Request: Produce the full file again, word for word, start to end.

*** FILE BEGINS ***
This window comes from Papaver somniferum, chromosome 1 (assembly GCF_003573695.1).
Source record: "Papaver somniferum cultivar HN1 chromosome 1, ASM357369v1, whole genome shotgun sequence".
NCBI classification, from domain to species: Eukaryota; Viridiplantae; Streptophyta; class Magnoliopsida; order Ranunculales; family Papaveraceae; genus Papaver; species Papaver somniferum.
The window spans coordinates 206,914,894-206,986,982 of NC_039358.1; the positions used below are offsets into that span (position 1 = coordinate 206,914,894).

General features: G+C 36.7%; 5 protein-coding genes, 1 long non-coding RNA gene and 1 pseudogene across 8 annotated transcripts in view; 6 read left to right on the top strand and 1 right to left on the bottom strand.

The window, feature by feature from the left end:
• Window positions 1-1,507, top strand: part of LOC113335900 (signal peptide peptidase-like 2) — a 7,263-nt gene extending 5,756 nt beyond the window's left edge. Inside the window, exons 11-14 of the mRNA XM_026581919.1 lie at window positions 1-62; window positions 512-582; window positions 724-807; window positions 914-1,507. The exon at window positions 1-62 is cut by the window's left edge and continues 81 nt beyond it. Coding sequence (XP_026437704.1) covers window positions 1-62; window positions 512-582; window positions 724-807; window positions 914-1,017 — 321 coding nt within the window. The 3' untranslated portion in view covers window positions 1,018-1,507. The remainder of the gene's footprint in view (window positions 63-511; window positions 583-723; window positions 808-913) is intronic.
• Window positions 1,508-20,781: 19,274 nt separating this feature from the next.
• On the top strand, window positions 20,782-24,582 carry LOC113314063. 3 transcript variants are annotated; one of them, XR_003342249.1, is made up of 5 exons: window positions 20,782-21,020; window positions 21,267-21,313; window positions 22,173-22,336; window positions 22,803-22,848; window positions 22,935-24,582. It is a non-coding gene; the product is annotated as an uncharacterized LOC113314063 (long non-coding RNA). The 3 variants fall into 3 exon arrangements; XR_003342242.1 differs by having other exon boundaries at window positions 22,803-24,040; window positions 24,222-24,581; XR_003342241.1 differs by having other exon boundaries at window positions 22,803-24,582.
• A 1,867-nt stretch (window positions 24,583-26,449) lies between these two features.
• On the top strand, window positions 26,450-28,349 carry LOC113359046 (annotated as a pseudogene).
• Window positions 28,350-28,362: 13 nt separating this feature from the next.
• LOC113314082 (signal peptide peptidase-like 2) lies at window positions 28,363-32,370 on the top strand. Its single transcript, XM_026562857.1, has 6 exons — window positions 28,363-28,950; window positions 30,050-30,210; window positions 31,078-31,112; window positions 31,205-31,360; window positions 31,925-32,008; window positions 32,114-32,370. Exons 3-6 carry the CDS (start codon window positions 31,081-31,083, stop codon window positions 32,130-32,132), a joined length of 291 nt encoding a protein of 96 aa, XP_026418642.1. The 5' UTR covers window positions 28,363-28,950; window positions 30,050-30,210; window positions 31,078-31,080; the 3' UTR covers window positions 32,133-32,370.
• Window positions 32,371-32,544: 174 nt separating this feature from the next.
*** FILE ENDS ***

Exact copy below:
This window comes from Papaver somniferum, chromosome 1 (assembly GCF_003573695.1).
Source record: "Papaver somniferum cultivar HN1 chromosome 1, ASM357369v1, whole genome shotgun sequence".
NCBI classification, from domain to species: Eukaryota; Viridiplantae; Streptophyta; class Magnoliopsida; order Ranunculales; family Papaveraceae; genus Papaver; species Papaver somniferum.
The window spans coordinates 206,914,894-206,986,982 of NC_039358.1; the positions used below are offsets into that span (position 1 = coordinate 206,914,894).

General features: G+C 36.7%; 5 protein-coding genes, 1 long non-coding RNA gene and 1 pseudogene across 8 annotated transcripts in view; 6 read left to right on the top strand and 1 right to left on the bottom strand.

The window, feature by feature from the left end:
• Window positions 1-1,507, top strand: part of LOC113335900 (signal peptide peptidase-like 2) — a 7,263-nt gene extending 5,756 nt beyond the window's left edge. Inside the window, exons 11-14 of the mRNA XM_026581919.1 lie at window positions 1-62; window positions 512-582; window positions 724-807; window positions 914-1,507. The exon at window positions 1-62 is cut by the window's left edge and continues 81 nt beyond it. Coding sequence (XP_026437704.1) covers window positions 1-62; window positions 512-582; window positions 724-807; window positions 914-1,017 — 321 coding nt within the window. The 3' untranslated portion in view covers window positions 1,018-1,507. The remainder of the gene's footprint in view (window positions 63-511; window positions 583-723; window positions 808-913) is intronic.
• Window positions 1,508-20,781: 19,274 nt separating this feature from the next.
• On the top strand, window positions 20,782-24,582 carry LOC113314063. 3 transcript variants are annotated; one of them, XR_003342249.1, is made up of 5 exons: window positions 20,782-21,020; window positions 21,267-21,313; window positions 22,173-22,336; window positions 22,803-22,848; window positions 22,935-24,582. It is a non-coding gene; the product is annotated as an uncharacterized LOC113314063 (long non-coding RNA). The 3 variants fall into 3 exon arrangements; XR_003342242.1 differs by having other exon boundaries at window positions 22,803-24,040; window positions 24,222-24,581; XR_003342241.1 differs by having other exon boundaries at window positions 22,803-24,582.
• A 1,867-nt stretch (window positions 24,583-26,449) lies between these two features.
• On the top strand, window positions 26,450-28,349 carry LOC113359046 (annotated as a pseudogene).
• Window positions 28,350-28,362: 13 nt separating this feature from the next.
• LOC113314082 (signal peptide peptidase-like 2) lies at window positions 28,363-32,370 on the top strand. Its single transcript, XM_026562857.1, has 6 exons — window positions 28,363-28,950; window positions 30,050-30,210; window positions 31,078-31,112; window positions 31,205-31,360; window positions 31,925-32,008; window positions 32,114-32,370. Exons 3-6 carry the CDS (start codon window positions 31,081-31,083, stop codon window positions 32,130-32,132), a joined length of 291 nt encoding a protein of 96 aa, XP_026418642.1. The 5' UTR covers window positions 28,363-28,950; window positions 30,050-30,210; window positions 31,078-31,080; the 3' UTR covers window positions 32,133-32,370.
• Window positions 32,371-32,544: 174 nt separating this feature from the next.